How does one curate a collection of narratives that speak to and for the marginalized? Children need a collection of stories that will help them identify their community narratives and tales in the words and pictures of a story book. Here is a glimpse into how this can be done.
Divya Jyoti Tirkey and Mamura Khan
Gone are the days when a library was seen as a space in a room or in a building where books were kept locked in cupboards with access to only members. Now libraries are places where more children visit, activities happen around and beyond books and all have access and read for joy. The jhola library is about all this and more, the first step being to build a culture of inclusion where everyone had access to books.
Have you heard of a library that is meant for children in a hospital? Children in this hospital are encouraged to borrow books at any time, read and return. Both in-patients and out-patients too have access to the books and even toys. What a nice way to cheer up children!
What does literacy mean beyond the mechanics of mastering speed or accuracy in reading and writing? When children read and are able to make connections, find joy and seek knowledge and information about themselves and others, then they are truly on the path of literacy and are able to discover worlds beyond their textbooks. A library then becomes a space for them to enjoy reading on their own terms and make their own choices on the books that they would like to read.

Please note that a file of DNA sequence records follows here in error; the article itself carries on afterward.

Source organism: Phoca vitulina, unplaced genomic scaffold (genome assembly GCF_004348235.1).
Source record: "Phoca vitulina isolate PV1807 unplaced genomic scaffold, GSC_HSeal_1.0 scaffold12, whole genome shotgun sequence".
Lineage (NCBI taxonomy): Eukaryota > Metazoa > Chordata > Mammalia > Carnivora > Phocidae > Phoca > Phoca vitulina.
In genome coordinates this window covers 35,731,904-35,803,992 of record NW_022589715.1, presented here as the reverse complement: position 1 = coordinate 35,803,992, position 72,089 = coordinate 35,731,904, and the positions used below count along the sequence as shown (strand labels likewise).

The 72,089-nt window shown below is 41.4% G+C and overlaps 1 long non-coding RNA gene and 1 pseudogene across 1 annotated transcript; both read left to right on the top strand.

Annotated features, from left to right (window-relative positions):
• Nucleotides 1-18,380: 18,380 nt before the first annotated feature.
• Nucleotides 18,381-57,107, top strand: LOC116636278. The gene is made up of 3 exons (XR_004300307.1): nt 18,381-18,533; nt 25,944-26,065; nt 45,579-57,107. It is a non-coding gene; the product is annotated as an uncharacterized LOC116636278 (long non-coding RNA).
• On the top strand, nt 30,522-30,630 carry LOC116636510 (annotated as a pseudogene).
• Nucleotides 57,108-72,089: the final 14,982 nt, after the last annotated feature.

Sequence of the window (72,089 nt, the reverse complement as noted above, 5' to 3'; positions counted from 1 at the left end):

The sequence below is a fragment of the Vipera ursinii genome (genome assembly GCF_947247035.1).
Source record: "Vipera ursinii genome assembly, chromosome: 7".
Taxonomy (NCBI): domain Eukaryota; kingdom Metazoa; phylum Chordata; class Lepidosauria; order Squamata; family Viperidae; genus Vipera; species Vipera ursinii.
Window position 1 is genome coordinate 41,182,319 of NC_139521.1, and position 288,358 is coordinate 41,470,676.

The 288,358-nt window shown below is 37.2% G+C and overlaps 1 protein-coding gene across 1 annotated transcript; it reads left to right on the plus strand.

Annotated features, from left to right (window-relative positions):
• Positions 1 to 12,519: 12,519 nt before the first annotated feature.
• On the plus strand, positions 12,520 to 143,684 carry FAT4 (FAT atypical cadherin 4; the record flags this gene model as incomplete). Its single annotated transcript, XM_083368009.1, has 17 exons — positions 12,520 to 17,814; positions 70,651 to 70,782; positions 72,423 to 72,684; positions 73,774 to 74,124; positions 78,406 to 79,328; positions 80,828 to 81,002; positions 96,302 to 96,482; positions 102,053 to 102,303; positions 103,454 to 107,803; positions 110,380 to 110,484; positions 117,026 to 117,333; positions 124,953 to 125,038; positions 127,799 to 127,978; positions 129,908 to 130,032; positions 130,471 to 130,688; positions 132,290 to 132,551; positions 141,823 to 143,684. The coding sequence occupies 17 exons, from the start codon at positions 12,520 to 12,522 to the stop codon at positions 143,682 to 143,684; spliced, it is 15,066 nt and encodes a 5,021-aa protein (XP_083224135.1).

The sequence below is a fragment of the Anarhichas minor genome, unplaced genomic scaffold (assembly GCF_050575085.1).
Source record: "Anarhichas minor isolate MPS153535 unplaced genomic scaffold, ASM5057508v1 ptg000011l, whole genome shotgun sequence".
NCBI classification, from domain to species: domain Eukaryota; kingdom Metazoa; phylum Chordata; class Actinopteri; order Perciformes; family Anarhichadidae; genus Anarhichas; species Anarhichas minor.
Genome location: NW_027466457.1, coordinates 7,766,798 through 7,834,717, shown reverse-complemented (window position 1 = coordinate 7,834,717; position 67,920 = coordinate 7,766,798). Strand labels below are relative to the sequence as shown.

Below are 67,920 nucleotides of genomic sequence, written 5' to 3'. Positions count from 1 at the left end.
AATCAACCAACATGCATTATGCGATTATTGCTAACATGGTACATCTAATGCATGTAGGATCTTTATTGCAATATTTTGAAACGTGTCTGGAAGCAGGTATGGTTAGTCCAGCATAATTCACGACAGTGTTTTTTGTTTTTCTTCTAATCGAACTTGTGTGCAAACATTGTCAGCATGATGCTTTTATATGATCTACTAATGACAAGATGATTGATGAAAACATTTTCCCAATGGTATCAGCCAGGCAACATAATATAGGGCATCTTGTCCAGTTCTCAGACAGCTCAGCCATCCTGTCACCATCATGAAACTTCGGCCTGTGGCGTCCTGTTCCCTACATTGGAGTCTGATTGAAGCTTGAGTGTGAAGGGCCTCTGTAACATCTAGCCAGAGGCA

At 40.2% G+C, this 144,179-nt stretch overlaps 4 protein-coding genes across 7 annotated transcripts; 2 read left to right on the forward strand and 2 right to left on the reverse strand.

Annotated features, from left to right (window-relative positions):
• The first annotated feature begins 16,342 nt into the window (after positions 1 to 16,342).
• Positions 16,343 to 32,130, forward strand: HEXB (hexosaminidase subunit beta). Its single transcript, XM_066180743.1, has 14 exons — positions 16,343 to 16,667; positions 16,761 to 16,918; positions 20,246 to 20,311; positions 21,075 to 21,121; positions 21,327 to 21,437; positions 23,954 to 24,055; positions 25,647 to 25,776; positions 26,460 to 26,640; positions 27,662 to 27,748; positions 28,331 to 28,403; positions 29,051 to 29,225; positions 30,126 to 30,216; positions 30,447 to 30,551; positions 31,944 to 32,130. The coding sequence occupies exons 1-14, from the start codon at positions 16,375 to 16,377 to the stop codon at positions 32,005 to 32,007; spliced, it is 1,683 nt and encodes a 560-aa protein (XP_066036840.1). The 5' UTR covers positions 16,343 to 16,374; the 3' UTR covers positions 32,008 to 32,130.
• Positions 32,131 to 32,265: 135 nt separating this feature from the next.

Libraries in most rural areas find very few takers because of a host of issues. From the location to the functioning hours to even gender biases, community libraries face a resource crunch as well as a poor collection of books. If libraries have to play a larger role in transforming individuals, communities and societies, then public libraries need to be made more functional.
How can the library be an agent of the arts in education? Since art has an inherent ability to engage with our senses, create resonance and provoke reflection, it can help in critical thinking and lead to a sense of appreciation of art. Displaying art on the library walls, organizing activities, bringing in artists to engage with members – these are some ways in which the idea of art in libraries can be supported.
Here is an interesting account of how library activities were conducted for children from a government primary school. These activities and projects flourished even during the pandemic. Read on to know more.
This is a story of how Kitaab Mahal came into being in a colony in Mumbai. This resettlement colony was built to house thousands of slum dwellers who were displaced. In the age of all things digital, the children in this colony warmed up to the idea of being surrounded by books and friends where they could interact with each other and also learn something new.
At the Delhi-based free library which is part of the Community Library Project, all are welcome. Over here, art is an invitation to touch, hear, feel and speak. All are welcome to create not for any narrow markets but for their own to enjoy. Read all about this wonderful space.
Here is a very engaging article about how a physical library transitioned to the online mode during the pandemic, how the children learned to adopt and adapt to online platforms, and their resilience which helped them spread their wings.